A translation of a delicious put-down of our cerebrally-limited President, courtesy of Harvard Prof. Ricardo Hausmann: After a trip to Albania, South Africa, India, and Kazakhstan, where I have...
A translation of a delicious put-down of our cerebrally-limited President, courtesy of Harvard Prof. Ricardo Hausmann:
After a trip to Albania, South Africa, India, and Kazakhstan, where I have spoken to governments about how to confront their problems, I found out that Nicolás Maduro has again tried to hold me responsible for his own failure.
Apparently, Venezuela’s financial problem has nothing to do with Maduro’s own decisions – a fiscal deficit of 20% of GDP, price controls, an exchange differential of more than 2600%, three-digit inflation, expropriations – but rather with a supposed conspiracy led by 2 Venezuelan intellectuals who are otherwise super busy with dozens of other public activities.
Nicolás Maduro’s ability to blame others for his own misgivings is truly astonishing. Venezuela is considered the riskiest country in the world because, as The Economist has pointed out, it is the worst managed country in the world. Credit rating agencies, whom I have confronted in the past, have a very positive opinion of Bolivia, yet they do not see Venezuela with the same set of eyes. Can the debt, deficit, money growth, expropriation, and exchange rate levels have something to do with the different perception of risk amongst countries that are otherwise members of the ALBA group of nations?
Since we are on the topic, I would like to point out some of the other lies coming from the despotic human-rights-and-Constitution violator that holds power in Venezuela. It is not true, as Maduro said last night, that I left Venezuela “expelled by Chávez’s revolutionary avalanche.” I left Venezuela in February of 1994 to take the job of Chief Economist at the Interamerican Development Bank, and I was in that position when Chávez won the elections in 1998. It is simply not true – it is, in fact, a stupidity – to say that credit rating agencies are governed by the World Bank and the IMF. Often times the market does not agree with these agencies, and bonds are frequently traded at rates that are different than those implied by their assessment of risk. There are also many cases in which the three largest credit rating agencies differ in their opinions. But in the case of Venezuela, they all agree. Thousands of institutions and people hold and trade $130 billion worth of Venezuelan debt, and in those markets the risk premium has shot up above 2200 basis points, the highest in the world. Many of the current holders of Venezuelan debt are covering the risk of default by paying the highest risk premiums in the world: these premiums imply a 94% probability of default in the next five years. This is not the opinion of a few. This is the firmly-held belief of thousands of institutions and people after witnessing Maduro’s incompetent rule. They awaited the promises of Ramírez, they waited for the Revolcón, they waited for the Fiscal Revolution, also known as the Cañazo, they waited for one announcement after the other, and they finally realized the man does not know what he is doing, and lies through his teeth.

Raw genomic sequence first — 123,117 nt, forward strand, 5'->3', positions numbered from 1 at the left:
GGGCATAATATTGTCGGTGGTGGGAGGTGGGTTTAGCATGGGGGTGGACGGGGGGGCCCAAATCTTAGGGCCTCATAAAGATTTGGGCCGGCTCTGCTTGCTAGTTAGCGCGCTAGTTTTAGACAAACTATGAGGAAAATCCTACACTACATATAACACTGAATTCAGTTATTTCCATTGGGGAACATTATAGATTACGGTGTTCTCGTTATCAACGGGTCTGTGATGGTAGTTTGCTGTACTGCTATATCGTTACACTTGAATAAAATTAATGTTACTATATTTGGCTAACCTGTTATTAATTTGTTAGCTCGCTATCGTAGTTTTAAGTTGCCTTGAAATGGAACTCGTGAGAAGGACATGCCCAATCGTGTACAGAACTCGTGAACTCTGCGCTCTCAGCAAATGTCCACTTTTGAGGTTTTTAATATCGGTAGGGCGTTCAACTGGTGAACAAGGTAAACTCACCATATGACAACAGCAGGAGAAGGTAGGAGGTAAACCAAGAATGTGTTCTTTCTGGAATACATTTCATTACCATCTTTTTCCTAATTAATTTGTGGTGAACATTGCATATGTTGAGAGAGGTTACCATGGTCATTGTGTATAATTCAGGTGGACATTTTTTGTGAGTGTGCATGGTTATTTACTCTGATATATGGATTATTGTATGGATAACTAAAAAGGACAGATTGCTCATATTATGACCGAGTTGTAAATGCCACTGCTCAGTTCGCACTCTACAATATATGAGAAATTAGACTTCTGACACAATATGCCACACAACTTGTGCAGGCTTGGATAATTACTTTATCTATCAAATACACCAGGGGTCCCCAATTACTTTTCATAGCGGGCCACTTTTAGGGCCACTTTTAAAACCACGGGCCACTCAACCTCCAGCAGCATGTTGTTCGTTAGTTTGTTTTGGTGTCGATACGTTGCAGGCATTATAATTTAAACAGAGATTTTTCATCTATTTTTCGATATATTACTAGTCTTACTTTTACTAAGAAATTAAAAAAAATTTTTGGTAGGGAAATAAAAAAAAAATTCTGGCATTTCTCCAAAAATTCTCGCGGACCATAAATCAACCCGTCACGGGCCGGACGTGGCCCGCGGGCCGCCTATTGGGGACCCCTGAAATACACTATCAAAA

Venezuela’s problem is not Moisés Naím and myself. If Maduro wants someone to blame, he should look in a mirror. Maduro and his eternal little bird frittered away the largest oil boom in the nation’s history, and now they don’t have any money to pay for their obligations. In the same period of time, countries such as Kazakhstan saved up three years worth of oil exports in its sovereign wealth fund, and they currently do not have problems confronting the fall in the price of oil. But Venezuela used high oil prices to issue debt and to create a situation that is unsustainable even with oil at $100 per barrel. That is why, even with oil at $100 per barrel, the black market exchange rate went from BsF 10 in September 2012 to BsF 100 in September of 2014.
Maduro is incapable of steering Venezuela away from the crisis he got the country into. He is incapable of understanding its causes, design its solutions, build alliances, and picture a viable and promising future, and invite Venezuelans and foreigners to build the country together. Instead, Maduro thinks that by naming 27,000 new pricing police, and by sending the National Guard to the borders, the nation’s economy is going to recover. Maduro is so lost that he used the recently expired Enabling Law to pass 50 laws that do nothing to solve the crisis that he got Venezuela into. Maduro thinks the country’s problems are caused by an economic war, without realizing that his policies are the ones that have declared war on the country’s economic possibilites. That is a war he is winning.
Venezuela has a future, but Maduro has no idea where that future lies, nor how to get us there. And nobody can lead a country to a better place by lying.
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